"Climate of the Hunter"
review by Diablo Joe
Climate of the Hunter
Mickey Reece is a highly prolific filmmaker out of Oklahoma who has averaged two features a year for quite some time now. "Climate of the Hunter" is one of the latest (with his output, can you say "latest" with any confidence?) in his oeuvre, and it's an intelligent, low-key take on the vampire concept.
Sisters Alma and Elizabeth could not be more different. Alma is a bohemian free spirit, wild and woolly, and a devourer of life. Elizabeth is a towering and commanding presence; fashion forward and all business. Together at the mountain vacation house they co-own, they eagerly welcome Wesley, an old male friend who has long fascinated the two of them. A colorful, charismatic world-traveler and writer, Wesley entrances both women, and the pair vie for his attention. But soon, Alma becomes suspicious of her former suitor's nature. As she grows wary, her sister grows closer to the man she increasingly suspects is sanguine in more than just temperament.
In a genre often dominated by twenty-something protagonists, "Climate of the Hunter" refreshingly gives us adults characters in a film driven by emotional dynamics rather than physical action. Reliance upon your cast and script in this manner means that both must be on point if your movie is to succeed. Reece is an actor's director and writer, and his dialogue (in a script written by Reece with John Selvidge) is the kind that actors savor and can grab hold of with relish. And his cast, to a one, does just that.
Ginger Gilmartin and Reece stalwart Mary Bus as Alma and Elizabeth, respectfully, delicately balance their characters' demands. Gilmartin takes the sort of role that we've often seen inhabited by a Hawn or Sarandon and gives it a fresh spin. Rather than over-play her colorful nature, she uses Alma’s darker facets to create an intriguing complexity. Likewise, Buss takes the bracingly restrained Elizabeth and slowly uncovers both her repressed loneliness and passions. Like the sisters, Wesley could easily be a caricature. Colorful and lusty, spouting poetic tales and reciting Baudelaire, it’s a role that could become too broad. Ben Hall makes him believably charismatic and sexual. At times he even echoes the great John Carradine, but without that thespian’s sepulchral trappings. Wesley is an ecstatically twisted character. If he is not an actual vampire, his hedonism is insatiable. The interplay between these three actors is joyous to experience.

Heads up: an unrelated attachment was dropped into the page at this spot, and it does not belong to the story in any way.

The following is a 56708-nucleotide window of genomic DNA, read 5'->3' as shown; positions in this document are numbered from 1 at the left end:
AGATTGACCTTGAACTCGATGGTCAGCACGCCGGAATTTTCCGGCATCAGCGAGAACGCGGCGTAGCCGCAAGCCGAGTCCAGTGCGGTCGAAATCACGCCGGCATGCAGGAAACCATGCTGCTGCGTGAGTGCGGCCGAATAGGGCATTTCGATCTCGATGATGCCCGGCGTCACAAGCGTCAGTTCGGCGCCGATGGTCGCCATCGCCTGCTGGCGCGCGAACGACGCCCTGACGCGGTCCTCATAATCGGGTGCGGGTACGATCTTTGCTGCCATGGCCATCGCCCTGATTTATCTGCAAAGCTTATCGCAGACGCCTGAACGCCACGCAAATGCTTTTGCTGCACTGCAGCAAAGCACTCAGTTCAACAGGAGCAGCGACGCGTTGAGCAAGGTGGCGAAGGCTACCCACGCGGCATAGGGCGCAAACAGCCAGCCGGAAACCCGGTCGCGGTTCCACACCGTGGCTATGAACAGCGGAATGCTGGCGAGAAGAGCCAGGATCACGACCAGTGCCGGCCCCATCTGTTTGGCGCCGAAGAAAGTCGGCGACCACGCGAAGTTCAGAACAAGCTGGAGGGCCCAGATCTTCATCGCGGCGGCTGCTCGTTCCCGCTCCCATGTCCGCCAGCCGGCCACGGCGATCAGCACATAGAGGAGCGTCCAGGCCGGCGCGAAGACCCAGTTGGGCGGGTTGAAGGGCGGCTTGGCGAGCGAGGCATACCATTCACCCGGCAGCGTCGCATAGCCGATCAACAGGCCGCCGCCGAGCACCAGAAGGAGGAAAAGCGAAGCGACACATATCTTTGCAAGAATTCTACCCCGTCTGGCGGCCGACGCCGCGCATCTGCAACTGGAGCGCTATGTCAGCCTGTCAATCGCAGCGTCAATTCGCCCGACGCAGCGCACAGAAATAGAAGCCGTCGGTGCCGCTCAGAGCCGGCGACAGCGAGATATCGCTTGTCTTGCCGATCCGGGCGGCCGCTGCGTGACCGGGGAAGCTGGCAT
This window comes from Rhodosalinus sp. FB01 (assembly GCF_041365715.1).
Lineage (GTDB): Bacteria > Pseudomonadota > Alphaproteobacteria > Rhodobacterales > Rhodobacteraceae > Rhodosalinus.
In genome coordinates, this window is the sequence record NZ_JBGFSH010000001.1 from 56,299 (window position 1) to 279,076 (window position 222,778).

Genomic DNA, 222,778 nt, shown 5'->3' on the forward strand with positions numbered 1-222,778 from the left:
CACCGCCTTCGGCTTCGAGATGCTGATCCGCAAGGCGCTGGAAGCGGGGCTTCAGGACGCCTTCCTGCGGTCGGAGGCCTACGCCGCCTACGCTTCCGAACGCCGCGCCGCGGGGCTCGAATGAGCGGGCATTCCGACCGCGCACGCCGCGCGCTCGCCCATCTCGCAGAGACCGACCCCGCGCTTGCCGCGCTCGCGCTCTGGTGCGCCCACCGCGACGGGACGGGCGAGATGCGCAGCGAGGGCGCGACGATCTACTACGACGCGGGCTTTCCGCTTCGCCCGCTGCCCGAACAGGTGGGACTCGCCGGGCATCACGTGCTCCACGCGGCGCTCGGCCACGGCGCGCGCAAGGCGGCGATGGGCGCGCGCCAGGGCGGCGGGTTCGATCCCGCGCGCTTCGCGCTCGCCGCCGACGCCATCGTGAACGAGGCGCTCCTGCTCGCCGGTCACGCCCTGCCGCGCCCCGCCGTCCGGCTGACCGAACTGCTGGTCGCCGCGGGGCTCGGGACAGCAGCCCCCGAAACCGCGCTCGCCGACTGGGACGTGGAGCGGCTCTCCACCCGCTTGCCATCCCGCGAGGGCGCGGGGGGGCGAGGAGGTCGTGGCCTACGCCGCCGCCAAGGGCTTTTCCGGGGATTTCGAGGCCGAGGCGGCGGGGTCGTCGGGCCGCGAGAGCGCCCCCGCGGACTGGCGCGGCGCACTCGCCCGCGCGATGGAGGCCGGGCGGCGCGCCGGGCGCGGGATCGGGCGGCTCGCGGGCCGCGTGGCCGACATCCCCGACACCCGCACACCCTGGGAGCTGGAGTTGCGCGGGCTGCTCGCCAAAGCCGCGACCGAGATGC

The supporting cast is excellent. As Alma and Wesley's children, Danielle Evon Ploeger and Sheridan McMichael are stark contrasts to their cinematic parents. Ploeger’s Rose is deliciously luminous, a woman whose lust for life is anything but that of her flower-child mother’s. Wesley seeks to be a writer like his father but bitter over the philandering that destroyed his family. McMichael gives us an intelligent and defiant but broken young man. And, as BJ, Alma’s local-yokel confidant/drug buddy, Jacob Snovel continues the film’s defiance of easy character stereotypes.
Reece is somewhat less successful with regard to his visual sense. There are some awkward stylistic flourishes and fantasy scenes that range from the theatrical to the near ridiculous. Thankfully they are brief and few and don’t destroy the milieu. The curious choice to set the film about 1976/77 has Wesley and Elizabeth, in particular, wearing some ‘70s attire distinct enough to be distracting. Worse yet are the Betty Crocker period meals of cocktail weenies and toothpick skewered morsels the trio dine on throughout the film.
“Climate of the Hunter” is a film that emphasizes the “indie” in indie horror. It’s not a film for anyone wanting gore or titillation from the genre, though it can be quite erotic at times. Reece and his strong cast have given their audience an intelligent film of off-the-wall originality and appeal. It’s not for all tastes and not without its flaws, but many will enjoy the entertaining respite it provides.
This devil of a reviewer gives “Climate of the Hunter 3 out of 5 imps